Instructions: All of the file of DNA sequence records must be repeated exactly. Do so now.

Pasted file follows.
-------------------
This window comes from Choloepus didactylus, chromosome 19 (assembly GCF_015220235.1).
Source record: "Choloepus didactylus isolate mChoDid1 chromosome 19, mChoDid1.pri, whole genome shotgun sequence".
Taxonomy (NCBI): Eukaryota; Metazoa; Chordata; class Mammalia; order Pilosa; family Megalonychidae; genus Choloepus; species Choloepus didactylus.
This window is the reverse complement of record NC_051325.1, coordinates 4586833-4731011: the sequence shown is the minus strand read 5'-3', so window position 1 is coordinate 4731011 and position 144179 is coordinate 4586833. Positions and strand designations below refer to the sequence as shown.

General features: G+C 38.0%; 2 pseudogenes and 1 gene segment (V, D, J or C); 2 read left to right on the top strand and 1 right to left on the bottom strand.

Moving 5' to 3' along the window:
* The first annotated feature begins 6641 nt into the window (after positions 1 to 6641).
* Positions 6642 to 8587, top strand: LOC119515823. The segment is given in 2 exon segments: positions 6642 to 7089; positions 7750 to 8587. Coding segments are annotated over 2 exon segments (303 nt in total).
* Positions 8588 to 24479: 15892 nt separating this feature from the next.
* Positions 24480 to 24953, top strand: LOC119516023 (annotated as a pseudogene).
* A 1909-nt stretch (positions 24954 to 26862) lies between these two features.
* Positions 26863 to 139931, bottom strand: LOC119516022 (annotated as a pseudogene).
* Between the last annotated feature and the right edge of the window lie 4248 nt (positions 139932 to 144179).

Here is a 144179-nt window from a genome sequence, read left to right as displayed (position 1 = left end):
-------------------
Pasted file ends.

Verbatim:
This window comes from Choloepus didactylus, chromosome 19 (assembly GCF_015220235.1).
Source record: "Choloepus didactylus isolate mChoDid1 chromosome 19, mChoDid1.pri, whole genome shotgun sequence".
Taxonomy (NCBI): Eukaryota; Metazoa; Chordata; class Mammalia; order Pilosa; family Megalonychidae; genus Choloepus; species Choloepus didactylus.
This window is the reverse complement of record NC_051325.1, coordinates 4586833-4731011: the sequence shown is the minus strand read 5'-3', so window position 1 is coordinate 4731011 and position 144179 is coordinate 4586833. Positions and strand designations below refer to the sequence as shown.

General features: G+C 38.0%; 2 pseudogenes and 1 gene segment (V, D, J or C); 2 read left to right on the top strand and 1 right to left on the bottom strand.

Moving 5' to 3' along the window:
* The first annotated feature begins 6641 nt into the window (after positions 1 to 6641).
* Positions 6642 to 8587, top strand: LOC119515823. The segment is given in 2 exon segments: positions 6642 to 7089; positions 7750 to 8587. Coding segments are annotated over 2 exon segments (303 nt in total).
* Positions 8588 to 24479: 15892 nt separating this feature from the next.
* Positions 24480 to 24953, top strand: LOC119516023 (annotated as a pseudogene).
* A 1909-nt stretch (positions 24954 to 26862) lies between these two features.
* Positions 26863 to 139931, bottom strand: LOC119516022 (annotated as a pseudogene).
* Between the last annotated feature and the right edge of the window lie 4248 nt (positions 139932 to 144179).

Here is a 144179-nt window from a genome sequence, read left to right as displayed (position 1 = left end):